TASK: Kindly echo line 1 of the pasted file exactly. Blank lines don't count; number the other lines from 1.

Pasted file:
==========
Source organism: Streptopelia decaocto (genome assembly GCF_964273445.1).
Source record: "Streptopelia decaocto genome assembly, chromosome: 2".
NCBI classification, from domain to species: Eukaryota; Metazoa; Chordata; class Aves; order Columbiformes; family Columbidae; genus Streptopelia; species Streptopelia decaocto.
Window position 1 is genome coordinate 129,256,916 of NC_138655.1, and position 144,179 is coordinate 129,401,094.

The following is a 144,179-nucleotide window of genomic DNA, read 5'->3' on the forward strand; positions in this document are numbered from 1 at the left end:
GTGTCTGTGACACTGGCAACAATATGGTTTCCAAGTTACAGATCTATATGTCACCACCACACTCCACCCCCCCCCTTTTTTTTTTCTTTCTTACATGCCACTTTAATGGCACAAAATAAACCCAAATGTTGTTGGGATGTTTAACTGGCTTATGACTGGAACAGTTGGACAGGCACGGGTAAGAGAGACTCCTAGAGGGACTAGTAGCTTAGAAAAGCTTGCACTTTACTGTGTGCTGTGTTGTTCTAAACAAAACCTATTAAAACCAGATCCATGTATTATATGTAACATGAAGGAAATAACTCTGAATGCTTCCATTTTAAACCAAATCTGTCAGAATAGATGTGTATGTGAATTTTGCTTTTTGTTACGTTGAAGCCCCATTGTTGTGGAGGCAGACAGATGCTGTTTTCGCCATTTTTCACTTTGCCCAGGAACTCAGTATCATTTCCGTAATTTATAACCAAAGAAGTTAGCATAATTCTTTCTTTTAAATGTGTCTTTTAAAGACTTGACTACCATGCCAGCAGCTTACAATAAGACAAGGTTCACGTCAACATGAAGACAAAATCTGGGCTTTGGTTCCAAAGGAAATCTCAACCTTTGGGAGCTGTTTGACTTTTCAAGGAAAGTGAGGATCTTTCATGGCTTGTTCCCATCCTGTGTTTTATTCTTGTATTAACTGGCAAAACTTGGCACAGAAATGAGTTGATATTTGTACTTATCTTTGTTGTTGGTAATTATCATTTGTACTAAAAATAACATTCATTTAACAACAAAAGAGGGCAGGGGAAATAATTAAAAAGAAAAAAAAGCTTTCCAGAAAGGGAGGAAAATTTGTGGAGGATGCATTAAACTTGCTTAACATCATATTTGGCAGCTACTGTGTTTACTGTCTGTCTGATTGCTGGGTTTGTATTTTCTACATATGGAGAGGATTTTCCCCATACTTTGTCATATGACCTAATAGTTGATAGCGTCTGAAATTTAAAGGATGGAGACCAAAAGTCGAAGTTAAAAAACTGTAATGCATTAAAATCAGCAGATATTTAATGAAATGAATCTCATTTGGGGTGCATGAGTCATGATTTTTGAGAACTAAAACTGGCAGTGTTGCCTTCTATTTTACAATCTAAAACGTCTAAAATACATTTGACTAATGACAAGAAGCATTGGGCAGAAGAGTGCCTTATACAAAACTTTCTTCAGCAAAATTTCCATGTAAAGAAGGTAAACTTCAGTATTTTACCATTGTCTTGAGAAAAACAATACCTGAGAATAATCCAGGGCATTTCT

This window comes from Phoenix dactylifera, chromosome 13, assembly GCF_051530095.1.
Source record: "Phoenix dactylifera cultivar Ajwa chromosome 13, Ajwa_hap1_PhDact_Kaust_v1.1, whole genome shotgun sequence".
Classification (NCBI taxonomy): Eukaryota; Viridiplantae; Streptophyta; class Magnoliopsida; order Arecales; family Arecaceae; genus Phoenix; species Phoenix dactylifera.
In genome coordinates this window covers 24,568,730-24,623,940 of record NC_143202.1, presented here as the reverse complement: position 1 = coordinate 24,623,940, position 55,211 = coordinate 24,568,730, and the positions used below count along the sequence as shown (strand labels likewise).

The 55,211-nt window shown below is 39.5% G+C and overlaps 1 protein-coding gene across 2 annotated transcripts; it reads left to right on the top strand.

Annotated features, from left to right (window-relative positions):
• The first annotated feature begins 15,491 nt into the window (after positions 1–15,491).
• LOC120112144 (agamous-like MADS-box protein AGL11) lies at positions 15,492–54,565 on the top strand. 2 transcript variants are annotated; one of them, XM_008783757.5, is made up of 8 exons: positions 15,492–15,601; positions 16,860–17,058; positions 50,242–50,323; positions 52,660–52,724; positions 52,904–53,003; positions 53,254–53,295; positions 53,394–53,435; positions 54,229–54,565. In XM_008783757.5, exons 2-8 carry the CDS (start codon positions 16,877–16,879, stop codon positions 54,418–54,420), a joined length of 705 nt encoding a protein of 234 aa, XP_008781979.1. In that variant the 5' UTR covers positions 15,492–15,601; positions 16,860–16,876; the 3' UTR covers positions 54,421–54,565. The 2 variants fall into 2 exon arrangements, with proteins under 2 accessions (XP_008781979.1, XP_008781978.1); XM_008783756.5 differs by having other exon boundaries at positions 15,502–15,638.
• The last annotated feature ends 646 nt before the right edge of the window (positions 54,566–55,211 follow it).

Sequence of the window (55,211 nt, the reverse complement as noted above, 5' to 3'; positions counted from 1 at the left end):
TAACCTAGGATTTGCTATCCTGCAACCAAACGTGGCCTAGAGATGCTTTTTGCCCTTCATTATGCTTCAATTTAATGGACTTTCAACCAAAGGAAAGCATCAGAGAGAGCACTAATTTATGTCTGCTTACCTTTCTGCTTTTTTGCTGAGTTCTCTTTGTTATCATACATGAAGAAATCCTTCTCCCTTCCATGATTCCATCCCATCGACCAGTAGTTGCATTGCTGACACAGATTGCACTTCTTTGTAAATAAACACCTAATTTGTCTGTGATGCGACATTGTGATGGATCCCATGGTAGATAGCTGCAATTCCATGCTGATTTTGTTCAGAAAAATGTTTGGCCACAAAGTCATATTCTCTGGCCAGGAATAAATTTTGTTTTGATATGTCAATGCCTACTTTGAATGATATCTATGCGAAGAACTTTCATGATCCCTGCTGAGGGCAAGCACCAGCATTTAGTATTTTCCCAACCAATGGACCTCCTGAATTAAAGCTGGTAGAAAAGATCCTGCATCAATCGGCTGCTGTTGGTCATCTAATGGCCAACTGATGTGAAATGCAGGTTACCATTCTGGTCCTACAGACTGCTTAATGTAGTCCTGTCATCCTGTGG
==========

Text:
Source organism: Streptopelia decaocto (genome assembly GCF_964273445.1).